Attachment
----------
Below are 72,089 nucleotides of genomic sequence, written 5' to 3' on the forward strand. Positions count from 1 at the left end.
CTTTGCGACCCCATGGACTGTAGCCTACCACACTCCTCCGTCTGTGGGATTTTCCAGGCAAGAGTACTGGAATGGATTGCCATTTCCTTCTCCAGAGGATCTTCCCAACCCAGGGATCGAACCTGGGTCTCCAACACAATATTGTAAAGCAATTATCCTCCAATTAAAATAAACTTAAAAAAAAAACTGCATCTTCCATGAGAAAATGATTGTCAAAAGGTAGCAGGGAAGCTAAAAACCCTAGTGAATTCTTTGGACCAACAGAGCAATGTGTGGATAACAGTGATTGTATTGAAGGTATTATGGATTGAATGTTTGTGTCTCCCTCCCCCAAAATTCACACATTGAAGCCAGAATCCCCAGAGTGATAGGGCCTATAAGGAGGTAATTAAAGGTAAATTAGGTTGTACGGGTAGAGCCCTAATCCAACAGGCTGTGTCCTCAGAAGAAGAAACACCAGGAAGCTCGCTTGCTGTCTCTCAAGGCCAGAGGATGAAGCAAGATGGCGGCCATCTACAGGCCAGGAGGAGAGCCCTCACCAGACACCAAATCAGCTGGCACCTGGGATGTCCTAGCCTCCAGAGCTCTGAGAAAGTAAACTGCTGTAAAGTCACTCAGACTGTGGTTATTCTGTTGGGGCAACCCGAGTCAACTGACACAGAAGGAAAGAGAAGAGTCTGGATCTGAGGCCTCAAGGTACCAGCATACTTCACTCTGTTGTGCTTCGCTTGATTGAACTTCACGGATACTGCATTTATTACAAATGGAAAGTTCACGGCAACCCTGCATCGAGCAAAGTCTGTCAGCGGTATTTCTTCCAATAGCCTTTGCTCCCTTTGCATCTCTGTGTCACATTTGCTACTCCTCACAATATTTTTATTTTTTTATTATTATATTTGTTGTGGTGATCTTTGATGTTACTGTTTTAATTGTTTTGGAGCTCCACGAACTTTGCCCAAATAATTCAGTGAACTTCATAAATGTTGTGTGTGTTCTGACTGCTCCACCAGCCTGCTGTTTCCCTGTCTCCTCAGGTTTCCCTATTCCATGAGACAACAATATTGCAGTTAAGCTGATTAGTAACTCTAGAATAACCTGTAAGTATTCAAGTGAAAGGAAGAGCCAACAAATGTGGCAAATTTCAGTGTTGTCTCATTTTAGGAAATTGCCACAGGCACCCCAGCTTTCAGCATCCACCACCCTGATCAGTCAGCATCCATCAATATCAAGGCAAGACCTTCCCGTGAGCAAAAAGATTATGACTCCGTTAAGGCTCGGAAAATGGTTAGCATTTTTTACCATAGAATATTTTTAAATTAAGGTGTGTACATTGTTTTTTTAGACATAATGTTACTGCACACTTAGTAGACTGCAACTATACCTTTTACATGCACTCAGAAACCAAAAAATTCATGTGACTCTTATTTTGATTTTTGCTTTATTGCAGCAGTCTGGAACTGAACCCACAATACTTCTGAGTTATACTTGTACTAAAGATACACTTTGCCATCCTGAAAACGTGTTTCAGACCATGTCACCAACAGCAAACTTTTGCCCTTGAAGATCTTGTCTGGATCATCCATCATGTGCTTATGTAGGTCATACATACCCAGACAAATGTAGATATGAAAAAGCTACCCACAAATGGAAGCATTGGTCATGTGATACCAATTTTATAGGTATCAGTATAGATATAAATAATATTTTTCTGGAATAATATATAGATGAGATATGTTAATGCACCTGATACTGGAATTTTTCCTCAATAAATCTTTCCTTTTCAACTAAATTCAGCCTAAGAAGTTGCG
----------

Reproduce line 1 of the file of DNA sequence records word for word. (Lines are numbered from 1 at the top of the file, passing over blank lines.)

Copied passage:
Below are 72,089 nucleotides of genomic sequence, written 5' to 3' on the forward strand. Positions count from 1 at the left end.